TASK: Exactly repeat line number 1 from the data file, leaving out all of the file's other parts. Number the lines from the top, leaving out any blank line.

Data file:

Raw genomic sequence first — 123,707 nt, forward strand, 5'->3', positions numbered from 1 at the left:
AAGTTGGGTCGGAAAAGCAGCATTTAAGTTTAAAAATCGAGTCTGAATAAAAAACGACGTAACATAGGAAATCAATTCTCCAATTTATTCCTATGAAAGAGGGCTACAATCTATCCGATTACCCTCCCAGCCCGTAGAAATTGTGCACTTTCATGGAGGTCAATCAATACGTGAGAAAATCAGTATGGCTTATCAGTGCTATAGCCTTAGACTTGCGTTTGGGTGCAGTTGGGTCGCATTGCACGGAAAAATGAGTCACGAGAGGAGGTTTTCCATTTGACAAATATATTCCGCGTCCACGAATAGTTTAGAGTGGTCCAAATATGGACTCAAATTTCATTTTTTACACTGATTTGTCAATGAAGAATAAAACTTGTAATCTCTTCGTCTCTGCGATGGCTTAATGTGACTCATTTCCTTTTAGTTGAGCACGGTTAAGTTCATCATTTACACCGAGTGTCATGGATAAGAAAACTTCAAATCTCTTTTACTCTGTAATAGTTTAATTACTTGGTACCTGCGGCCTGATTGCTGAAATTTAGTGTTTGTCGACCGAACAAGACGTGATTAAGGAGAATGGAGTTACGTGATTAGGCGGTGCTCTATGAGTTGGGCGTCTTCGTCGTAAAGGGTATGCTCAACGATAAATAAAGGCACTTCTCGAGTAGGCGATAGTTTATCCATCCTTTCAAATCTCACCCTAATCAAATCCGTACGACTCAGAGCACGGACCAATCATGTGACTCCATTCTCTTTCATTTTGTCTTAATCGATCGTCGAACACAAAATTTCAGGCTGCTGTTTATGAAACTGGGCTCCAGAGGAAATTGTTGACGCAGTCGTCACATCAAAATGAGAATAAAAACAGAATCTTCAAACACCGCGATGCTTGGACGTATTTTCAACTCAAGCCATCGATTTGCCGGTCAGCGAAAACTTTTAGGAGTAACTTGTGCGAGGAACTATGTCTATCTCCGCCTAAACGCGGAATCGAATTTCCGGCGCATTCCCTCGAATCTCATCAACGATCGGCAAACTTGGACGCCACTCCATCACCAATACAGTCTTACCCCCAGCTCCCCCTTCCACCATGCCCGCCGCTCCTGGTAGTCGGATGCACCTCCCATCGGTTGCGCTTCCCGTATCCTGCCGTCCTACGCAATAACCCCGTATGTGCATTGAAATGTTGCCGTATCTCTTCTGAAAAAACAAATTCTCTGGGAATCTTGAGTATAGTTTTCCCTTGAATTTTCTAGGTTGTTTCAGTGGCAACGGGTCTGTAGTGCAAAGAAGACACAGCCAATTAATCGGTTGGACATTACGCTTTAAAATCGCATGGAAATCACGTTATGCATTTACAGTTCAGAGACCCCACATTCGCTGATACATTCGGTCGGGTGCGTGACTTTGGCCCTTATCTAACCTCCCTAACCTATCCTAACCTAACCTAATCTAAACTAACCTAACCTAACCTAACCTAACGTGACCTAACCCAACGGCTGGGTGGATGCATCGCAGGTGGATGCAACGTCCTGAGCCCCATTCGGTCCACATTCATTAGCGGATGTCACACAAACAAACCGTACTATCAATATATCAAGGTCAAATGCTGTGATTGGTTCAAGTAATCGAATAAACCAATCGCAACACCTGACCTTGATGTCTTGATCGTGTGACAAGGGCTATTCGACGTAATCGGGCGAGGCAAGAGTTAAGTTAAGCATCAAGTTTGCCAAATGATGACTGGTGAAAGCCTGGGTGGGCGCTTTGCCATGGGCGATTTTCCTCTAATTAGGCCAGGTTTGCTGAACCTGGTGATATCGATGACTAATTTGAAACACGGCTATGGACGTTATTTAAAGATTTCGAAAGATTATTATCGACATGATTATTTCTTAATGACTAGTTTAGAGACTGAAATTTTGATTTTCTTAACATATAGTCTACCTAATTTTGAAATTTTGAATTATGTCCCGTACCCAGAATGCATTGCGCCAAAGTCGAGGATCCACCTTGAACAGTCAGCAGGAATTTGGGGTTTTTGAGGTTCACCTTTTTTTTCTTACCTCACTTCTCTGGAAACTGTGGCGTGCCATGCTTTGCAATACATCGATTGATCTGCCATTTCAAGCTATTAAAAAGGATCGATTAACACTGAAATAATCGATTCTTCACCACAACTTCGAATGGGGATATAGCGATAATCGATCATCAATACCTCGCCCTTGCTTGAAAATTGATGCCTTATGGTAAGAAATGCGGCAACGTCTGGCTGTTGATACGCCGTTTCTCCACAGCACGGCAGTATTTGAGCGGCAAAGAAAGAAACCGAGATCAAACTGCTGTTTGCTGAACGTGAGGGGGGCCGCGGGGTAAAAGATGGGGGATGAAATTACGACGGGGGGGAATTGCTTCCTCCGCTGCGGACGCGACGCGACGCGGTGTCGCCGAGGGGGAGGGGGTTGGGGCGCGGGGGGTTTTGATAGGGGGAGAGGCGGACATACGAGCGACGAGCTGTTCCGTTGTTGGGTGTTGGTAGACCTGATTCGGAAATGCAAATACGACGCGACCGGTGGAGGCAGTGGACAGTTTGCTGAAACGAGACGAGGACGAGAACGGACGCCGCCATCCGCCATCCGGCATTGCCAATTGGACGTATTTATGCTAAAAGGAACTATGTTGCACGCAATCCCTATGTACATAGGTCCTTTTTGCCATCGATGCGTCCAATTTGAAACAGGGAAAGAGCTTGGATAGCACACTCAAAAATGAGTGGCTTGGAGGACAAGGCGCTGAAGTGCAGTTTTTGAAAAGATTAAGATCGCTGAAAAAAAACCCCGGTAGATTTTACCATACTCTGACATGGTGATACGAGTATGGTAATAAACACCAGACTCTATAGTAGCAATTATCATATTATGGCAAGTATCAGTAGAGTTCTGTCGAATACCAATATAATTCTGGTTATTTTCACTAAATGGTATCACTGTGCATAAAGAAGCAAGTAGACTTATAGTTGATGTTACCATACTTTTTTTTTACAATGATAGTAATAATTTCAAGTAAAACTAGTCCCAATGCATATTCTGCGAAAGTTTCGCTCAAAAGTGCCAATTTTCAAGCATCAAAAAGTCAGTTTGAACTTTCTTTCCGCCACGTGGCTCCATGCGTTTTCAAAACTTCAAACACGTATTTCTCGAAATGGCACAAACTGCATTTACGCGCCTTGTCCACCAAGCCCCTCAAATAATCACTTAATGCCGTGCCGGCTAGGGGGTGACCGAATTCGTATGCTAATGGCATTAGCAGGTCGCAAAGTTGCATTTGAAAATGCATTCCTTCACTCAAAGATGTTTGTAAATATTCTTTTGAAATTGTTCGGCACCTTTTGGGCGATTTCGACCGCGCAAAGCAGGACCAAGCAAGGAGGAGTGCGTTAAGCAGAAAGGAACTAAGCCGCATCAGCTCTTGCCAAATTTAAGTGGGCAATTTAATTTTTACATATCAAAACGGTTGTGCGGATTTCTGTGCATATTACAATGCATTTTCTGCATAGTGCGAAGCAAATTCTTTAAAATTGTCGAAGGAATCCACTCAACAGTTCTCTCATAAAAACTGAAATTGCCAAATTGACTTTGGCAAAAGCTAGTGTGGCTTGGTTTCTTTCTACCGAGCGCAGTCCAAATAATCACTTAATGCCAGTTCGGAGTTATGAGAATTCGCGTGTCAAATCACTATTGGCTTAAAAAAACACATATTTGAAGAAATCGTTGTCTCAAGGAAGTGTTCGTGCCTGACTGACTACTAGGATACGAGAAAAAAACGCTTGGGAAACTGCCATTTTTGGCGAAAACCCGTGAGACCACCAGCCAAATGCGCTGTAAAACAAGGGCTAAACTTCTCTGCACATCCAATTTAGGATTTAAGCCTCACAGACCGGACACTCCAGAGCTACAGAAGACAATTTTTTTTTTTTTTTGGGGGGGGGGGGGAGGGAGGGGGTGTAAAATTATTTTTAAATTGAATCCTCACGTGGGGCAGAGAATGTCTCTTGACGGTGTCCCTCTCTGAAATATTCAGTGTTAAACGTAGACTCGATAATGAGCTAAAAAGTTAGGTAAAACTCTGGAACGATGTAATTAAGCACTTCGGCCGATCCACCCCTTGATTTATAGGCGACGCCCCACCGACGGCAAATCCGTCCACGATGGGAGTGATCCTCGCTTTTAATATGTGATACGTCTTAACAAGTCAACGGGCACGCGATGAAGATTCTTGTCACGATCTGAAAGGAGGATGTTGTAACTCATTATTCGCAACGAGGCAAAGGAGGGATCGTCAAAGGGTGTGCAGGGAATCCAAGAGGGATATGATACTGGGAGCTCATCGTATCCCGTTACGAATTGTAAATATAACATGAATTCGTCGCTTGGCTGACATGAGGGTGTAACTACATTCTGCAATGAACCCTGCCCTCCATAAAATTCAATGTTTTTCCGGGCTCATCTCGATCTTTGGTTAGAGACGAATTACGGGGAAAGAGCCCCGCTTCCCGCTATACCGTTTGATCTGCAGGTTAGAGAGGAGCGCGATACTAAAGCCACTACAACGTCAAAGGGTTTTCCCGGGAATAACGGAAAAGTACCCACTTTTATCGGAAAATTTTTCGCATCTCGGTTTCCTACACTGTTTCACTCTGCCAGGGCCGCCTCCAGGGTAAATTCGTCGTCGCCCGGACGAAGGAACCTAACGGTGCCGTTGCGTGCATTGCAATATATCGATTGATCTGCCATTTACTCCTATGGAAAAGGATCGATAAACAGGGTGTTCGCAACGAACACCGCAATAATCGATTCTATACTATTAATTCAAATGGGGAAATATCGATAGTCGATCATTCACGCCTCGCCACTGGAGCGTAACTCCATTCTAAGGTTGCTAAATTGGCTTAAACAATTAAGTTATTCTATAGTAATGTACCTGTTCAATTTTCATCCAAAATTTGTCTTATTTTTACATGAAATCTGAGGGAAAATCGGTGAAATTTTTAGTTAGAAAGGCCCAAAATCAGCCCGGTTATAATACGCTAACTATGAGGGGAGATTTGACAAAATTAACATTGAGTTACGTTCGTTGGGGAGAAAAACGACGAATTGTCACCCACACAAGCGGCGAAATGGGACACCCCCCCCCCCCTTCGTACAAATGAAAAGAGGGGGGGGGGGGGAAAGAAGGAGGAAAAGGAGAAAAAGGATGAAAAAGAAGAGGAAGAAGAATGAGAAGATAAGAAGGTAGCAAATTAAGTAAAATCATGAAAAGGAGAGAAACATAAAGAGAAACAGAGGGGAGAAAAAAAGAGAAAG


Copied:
Raw genomic sequence first — 123,707 nt, forward strand, 5'->3', positions numbered from 1 at the left: